Sex workers often point to the police and the government as being the sources of our problems. And, no doubt, with a majority of sex workers still criminalised in Victoria under outdated sex work licensing laws, the very system we live under seeks to oppress us in a range of ways.
Victoria Police, like all police forces in Australia, get a bad review by most sex workers. But when you read the horror stories from sex workers in the USA, you can’t help but feel that, by global standards, Victoria Police are doing a better job than most.
Fiona Patten’s Sex Work Review will consider ‘sex worker advocacy for safety and wellbeing’. And this raises the question of how successful we’ve been in fighting for our own rights.
Are sex workers powerless beings swept up by the currents of society, with no agency to determine the direction of their industry or their rights’ based movement?
Activists from all walks of life have proven to be poor at self-reflection and criticism. What role have sex workers themselves played in reducing Victoria to the point where we lag behind the other states when it comes to law reform?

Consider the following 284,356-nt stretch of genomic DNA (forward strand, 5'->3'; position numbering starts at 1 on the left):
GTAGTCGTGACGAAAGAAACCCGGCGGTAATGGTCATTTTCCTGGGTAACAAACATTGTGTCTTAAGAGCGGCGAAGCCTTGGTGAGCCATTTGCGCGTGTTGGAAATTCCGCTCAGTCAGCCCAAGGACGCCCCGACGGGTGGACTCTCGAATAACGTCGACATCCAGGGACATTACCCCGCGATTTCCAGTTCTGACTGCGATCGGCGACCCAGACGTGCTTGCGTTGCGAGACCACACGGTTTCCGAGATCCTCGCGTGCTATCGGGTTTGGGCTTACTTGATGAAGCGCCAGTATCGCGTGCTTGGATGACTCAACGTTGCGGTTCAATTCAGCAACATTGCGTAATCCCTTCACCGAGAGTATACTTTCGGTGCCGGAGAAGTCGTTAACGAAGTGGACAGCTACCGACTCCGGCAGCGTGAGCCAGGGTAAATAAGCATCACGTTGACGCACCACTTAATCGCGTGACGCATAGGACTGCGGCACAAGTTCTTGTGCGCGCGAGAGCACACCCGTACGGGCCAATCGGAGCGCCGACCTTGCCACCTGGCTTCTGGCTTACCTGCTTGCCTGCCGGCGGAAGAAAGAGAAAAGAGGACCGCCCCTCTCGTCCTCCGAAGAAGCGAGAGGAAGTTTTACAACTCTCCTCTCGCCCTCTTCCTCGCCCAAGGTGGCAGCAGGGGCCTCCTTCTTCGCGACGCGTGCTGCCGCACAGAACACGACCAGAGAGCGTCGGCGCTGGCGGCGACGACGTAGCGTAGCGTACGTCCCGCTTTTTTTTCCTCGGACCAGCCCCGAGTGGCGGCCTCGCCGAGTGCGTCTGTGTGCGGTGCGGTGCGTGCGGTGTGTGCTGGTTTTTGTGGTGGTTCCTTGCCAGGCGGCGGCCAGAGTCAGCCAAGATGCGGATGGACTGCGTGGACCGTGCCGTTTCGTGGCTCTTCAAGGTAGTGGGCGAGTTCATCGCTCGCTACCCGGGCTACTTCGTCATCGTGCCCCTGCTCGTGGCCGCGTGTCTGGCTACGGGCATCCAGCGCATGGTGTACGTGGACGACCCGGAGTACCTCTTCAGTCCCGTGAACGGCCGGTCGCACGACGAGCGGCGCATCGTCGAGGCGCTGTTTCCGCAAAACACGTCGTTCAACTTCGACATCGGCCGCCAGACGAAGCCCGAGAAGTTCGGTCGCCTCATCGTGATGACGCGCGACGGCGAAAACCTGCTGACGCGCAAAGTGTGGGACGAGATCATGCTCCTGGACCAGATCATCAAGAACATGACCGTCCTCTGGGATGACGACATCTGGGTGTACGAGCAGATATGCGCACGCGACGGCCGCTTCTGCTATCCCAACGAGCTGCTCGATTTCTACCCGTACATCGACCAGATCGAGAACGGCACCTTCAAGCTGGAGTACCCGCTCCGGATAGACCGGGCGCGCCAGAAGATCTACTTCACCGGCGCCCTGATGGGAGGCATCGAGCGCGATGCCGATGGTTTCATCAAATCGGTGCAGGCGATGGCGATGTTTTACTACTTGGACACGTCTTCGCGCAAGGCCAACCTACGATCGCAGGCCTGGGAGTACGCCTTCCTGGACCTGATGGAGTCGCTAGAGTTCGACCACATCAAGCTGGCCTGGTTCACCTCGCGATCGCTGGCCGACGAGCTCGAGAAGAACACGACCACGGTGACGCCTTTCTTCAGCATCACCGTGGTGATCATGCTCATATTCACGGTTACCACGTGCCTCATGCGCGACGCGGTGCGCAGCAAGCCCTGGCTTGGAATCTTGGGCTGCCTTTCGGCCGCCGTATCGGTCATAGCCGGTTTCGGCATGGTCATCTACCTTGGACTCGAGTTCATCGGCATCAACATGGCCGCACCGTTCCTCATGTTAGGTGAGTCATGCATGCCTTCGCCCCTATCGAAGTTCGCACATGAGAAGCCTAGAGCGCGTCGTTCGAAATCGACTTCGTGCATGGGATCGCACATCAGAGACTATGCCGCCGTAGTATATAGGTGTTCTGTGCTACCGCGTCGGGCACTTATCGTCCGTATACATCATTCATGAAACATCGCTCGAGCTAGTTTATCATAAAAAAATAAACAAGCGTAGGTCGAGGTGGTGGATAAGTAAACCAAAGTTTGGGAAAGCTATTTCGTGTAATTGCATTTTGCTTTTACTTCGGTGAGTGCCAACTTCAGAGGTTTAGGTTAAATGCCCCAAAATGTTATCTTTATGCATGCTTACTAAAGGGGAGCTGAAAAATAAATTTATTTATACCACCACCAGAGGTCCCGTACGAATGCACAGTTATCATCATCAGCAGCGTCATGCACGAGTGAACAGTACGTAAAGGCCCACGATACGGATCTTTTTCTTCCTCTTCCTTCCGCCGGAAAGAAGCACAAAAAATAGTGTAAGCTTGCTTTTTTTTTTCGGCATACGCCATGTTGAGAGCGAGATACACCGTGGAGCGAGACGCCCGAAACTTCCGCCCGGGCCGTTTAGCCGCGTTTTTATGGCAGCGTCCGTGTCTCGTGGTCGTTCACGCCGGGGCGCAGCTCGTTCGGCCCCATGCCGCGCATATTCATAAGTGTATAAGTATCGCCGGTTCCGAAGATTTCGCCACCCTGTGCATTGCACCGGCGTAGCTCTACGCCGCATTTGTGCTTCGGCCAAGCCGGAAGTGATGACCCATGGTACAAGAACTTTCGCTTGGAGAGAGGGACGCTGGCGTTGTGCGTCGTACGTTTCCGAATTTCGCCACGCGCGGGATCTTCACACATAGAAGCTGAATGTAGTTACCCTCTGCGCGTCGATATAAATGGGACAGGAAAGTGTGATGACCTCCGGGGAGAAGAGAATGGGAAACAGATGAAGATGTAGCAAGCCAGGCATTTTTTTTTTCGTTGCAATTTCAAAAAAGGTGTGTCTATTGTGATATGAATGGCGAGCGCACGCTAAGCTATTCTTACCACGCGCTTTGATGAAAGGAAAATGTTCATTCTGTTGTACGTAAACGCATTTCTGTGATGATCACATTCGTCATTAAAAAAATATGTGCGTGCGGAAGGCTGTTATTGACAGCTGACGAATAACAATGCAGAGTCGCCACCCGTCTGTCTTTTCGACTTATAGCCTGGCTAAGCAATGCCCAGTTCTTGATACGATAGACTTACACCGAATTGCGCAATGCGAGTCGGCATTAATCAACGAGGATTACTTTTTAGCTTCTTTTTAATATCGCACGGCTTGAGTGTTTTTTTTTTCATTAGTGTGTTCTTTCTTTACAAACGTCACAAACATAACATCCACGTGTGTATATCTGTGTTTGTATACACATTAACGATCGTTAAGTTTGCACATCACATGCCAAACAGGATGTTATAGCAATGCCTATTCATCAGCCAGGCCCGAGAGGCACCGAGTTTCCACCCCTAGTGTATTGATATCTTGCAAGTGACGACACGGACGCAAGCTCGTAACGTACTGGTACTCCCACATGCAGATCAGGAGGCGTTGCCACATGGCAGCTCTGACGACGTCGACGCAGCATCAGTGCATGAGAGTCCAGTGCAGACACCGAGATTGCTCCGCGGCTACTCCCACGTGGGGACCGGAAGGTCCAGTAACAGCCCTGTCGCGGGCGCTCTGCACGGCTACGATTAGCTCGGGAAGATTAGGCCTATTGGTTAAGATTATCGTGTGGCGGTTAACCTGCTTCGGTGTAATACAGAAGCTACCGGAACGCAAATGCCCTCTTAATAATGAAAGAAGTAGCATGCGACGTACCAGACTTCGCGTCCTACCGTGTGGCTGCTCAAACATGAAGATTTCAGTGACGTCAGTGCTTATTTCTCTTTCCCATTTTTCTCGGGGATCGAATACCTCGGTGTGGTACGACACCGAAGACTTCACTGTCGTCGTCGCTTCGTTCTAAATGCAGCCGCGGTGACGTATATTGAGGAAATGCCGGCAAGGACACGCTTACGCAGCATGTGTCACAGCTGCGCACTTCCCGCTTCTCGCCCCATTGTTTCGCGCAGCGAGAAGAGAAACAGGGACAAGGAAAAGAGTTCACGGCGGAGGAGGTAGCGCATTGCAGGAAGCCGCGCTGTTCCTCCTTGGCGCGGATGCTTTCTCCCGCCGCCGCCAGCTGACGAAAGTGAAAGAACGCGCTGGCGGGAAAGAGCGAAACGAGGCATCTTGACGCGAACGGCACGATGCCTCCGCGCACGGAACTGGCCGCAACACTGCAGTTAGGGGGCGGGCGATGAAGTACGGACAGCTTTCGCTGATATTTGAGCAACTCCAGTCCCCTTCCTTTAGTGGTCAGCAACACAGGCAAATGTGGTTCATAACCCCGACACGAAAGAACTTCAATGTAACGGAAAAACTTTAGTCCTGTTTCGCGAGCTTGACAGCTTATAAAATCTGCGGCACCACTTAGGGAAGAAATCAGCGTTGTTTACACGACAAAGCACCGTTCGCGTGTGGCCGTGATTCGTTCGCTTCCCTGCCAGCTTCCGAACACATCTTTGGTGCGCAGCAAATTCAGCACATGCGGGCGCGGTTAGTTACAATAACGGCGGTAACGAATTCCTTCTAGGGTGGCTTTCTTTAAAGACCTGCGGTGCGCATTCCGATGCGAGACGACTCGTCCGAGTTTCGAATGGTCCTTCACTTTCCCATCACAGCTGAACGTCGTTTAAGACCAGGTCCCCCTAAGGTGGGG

Ever since the sex workers’ rights movement formed in Australia in the late 1970’s, Victoria has stood out, but not always for the right reasons. In the 1980’s we were world leaders when it came to peer-led activism and engagement with government. We secured funding to support our much needed activism. But along the way mistakes (and some big mistakes) were made. And that’s not something our community wants to talk about. Talking about blow jobs, threesomes, and all types of kinky sex acts is normal for us. But if you dare mention that we may have made mistakes or got things wrong… Now that’s taboo.
Today Victoria stands out as the Australian state with a highly fractured sex workers’ rights movement. Fingers crossed this Review can reset the entire state of affairs.